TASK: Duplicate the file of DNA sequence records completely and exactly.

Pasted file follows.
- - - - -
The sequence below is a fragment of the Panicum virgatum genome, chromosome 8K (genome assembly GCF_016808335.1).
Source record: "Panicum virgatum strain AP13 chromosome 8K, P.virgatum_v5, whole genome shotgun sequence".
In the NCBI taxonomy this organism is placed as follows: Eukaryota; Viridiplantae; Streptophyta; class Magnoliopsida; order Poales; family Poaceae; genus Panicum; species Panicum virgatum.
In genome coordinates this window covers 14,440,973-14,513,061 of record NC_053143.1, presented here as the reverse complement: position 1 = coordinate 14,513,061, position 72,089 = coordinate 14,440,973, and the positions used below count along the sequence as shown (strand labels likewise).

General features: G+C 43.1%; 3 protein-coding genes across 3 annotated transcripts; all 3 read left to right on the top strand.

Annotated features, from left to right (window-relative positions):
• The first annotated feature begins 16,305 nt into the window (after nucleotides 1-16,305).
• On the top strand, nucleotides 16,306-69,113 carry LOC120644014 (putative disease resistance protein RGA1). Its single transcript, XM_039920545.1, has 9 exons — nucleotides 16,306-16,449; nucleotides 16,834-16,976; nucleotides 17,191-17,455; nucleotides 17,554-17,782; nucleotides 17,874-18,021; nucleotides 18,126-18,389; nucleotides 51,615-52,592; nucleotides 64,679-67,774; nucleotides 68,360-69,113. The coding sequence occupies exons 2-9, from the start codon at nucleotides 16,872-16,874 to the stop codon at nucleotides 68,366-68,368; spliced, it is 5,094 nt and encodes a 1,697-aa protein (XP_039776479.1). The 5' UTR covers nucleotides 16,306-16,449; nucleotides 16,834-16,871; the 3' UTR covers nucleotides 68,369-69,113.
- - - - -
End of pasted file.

The sequence below is a fragment of the Panicum virgatum genome, chromosome 8K (genome assembly GCF_016808335.1).
Source record: "Panicum virgatum strain AP13 chromosome 8K, P.virgatum_v5, whole genome shotgun sequence".
In the NCBI taxonomy this organism is placed as follows: Eukaryota; Viridiplantae; Streptophyta; class Magnoliopsida; order Poales; family Poaceae; genus Panicum; species Panicum virgatum.
In genome coordinates this window covers 14,440,973-14,513,061 of record NC_053143.1, presented here as the reverse complement: position 1 = coordinate 14,513,061, position 72,089 = coordinate 14,440,973, and the positions used below count along the sequence as shown (strand labels likewise).

General features: G+C 43.1%; 3 protein-coding genes across 3 annotated transcripts; all 3 read left to right on the top strand.

Annotated features, from left to right (window-relative positions):
• The first annotated feature begins 16,305 nt into the window (after nucleotides 1-16,305).
• On the top strand, nucleotides 16,306-69,113 carry LOC120644014 (putative disease resistance protein RGA1). Its single transcript, XM_039920545.1, has 9 exons — nucleotides 16,306-16,449; nucleotides 16,834-16,976; nucleotides 17,191-17,455; nucleotides 17,554-17,782; nucleotides 17,874-18,021; nucleotides 18,126-18,389; nucleotides 51,615-52,592; nucleotides 64,679-67,774; nucleotides 68,360-69,113. The coding sequence occupies exons 2-9, from the start codon at nucleotides 16,872-16,874 to the stop codon at nucleotides 68,366-68,368; spliced, it is 5,094 nt and encodes a 1,697-aa protein (XP_039776479.1). The 5' UTR covers nucleotides 16,306-16,449; nucleotides 16,834-16,871; the 3' UTR covers nucleotides 68,369-69,113.